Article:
When my Aunt Tess was with child, I always said my aunt is with child to my friends. I thought it made her seem like Mary, the Mother of Jesus. Mary was with child. It sounds so beautiful compared to the word pregnant with its hard g and n which sounds like a grunt. Aunt Tess gave birth to twin sons, Francie and Peter, two ginger-haired, roly poly boys. Francie was born with kidney problems. “Nefridis,” my mother said. My mother went to visit him in St. Francis Hospital everyday and she took care of Peter for Aunt Tess when she stayed over at the hospital. At home my mother held Peter in her lap for hours as though he were the messiah. She slipped baby peaches into his mouth with a silver spoon and sang Where the Mountains of Mourne Sweep Down to the Sea. “That’s so he’ll know where he sprang from,” she’d say. Baby killers don’t sing to babies especially ones that aren’t their own.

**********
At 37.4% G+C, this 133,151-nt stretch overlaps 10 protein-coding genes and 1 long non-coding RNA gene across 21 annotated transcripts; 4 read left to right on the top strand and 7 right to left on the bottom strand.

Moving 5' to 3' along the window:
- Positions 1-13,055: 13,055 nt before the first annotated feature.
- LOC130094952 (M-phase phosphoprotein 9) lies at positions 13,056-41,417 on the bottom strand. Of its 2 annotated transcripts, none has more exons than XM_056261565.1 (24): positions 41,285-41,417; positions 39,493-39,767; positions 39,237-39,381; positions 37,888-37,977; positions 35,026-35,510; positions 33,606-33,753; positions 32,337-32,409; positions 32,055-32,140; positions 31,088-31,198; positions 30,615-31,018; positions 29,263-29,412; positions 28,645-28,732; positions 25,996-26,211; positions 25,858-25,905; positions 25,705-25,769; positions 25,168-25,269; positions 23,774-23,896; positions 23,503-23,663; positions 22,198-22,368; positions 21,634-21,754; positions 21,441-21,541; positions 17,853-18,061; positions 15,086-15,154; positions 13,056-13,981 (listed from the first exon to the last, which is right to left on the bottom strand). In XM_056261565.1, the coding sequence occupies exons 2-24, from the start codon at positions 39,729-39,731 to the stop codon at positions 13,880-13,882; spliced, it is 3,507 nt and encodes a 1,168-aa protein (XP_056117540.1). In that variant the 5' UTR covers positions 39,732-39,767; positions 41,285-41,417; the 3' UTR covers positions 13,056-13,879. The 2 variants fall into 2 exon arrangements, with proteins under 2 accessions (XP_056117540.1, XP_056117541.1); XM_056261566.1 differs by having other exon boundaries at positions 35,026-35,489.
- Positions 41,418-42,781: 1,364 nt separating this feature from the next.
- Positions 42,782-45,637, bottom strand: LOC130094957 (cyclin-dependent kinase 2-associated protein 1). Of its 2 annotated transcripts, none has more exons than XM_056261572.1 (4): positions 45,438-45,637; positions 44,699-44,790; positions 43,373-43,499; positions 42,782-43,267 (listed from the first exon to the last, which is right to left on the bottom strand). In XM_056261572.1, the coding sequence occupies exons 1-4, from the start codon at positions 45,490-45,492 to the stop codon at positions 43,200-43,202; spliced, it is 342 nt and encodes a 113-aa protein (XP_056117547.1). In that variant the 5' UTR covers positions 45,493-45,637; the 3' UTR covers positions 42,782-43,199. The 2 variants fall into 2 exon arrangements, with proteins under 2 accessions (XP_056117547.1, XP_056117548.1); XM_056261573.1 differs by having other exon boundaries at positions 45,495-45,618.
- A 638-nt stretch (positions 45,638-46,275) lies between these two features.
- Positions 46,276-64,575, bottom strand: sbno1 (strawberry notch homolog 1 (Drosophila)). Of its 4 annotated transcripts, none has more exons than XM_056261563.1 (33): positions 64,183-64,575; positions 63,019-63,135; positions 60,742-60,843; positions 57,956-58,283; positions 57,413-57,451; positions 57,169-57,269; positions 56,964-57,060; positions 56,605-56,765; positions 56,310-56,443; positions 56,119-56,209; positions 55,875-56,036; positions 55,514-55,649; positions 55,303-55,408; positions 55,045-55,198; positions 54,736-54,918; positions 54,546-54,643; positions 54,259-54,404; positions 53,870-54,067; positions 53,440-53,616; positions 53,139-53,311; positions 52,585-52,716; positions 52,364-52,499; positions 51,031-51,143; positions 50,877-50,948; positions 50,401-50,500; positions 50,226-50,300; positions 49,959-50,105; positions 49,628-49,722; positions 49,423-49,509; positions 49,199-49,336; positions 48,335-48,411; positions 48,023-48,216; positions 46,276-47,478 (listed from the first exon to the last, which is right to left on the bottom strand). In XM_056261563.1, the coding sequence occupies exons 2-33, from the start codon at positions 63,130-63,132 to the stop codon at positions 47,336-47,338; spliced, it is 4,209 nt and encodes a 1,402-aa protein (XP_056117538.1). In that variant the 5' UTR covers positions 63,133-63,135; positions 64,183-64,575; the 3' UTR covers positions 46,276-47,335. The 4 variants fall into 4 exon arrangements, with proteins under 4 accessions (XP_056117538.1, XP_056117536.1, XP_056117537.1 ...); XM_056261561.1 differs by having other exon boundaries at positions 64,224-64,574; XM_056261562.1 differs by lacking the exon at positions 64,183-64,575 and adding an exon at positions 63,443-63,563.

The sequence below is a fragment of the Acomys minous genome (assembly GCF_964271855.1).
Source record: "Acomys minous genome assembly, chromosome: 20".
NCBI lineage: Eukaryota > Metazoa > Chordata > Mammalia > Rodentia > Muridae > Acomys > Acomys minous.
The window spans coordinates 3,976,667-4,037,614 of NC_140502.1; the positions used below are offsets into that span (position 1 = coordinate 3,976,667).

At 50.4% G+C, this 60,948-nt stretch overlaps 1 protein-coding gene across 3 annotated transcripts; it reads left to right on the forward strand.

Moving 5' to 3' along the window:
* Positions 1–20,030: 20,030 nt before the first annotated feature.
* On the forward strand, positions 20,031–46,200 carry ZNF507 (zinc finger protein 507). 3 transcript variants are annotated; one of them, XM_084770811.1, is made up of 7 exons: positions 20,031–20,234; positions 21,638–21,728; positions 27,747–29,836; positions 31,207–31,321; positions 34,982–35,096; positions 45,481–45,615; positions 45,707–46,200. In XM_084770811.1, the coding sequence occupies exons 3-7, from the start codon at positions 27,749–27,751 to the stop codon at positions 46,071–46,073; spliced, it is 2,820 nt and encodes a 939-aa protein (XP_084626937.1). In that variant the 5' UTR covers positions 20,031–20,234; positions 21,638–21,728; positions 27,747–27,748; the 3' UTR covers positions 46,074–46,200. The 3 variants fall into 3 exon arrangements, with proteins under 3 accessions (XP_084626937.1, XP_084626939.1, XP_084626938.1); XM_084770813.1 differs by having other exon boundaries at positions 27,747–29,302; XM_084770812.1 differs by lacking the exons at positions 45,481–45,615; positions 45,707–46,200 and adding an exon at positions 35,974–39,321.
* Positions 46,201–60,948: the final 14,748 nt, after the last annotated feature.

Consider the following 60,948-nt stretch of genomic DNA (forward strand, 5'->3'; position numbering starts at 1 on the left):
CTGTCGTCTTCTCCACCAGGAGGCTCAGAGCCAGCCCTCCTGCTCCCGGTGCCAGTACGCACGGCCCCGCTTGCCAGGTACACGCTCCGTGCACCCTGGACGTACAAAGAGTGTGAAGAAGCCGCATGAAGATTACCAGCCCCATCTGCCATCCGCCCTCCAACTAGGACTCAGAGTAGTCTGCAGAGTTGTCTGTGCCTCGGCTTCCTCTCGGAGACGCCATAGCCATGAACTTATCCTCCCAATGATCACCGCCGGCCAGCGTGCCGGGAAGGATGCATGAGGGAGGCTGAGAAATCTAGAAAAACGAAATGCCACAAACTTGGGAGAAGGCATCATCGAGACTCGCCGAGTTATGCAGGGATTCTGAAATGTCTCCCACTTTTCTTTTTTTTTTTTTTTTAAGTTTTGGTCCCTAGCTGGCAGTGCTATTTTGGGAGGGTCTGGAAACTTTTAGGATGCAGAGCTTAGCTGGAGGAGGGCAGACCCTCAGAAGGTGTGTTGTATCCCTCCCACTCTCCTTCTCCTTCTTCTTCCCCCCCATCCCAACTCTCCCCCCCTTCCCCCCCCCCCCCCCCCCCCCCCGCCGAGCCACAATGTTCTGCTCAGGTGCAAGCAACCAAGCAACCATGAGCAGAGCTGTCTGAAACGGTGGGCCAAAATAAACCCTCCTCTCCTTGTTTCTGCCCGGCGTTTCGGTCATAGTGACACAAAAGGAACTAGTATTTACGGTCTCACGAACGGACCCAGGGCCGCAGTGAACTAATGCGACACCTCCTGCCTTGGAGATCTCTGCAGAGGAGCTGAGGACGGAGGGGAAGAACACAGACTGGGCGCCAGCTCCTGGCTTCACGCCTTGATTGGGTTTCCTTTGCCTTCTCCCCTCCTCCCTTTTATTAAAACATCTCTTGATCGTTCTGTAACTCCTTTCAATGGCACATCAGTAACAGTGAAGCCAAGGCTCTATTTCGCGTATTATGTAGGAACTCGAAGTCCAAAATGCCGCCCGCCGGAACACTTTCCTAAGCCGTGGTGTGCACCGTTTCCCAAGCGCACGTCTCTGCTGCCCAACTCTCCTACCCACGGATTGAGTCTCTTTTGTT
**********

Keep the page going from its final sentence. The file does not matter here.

*     *     *

When Mama went upstairs to see Francie in the hospital with my Pooh Bear under her arm, I’d wander up and down the marble hallways of St. Francis because kids weren’t allowed to visit patients. Outside, there was a garden with a statue of Francis of Assisi in brown robes and sandals with a bird flying out of his hand. St. Francis loved flowers, trees and animals. He cared for lepers dying in the streets and gave all his riches to the poor. I figured a saint as wonderful as he would keep an eagle eye on a baby named for him.

*     *     *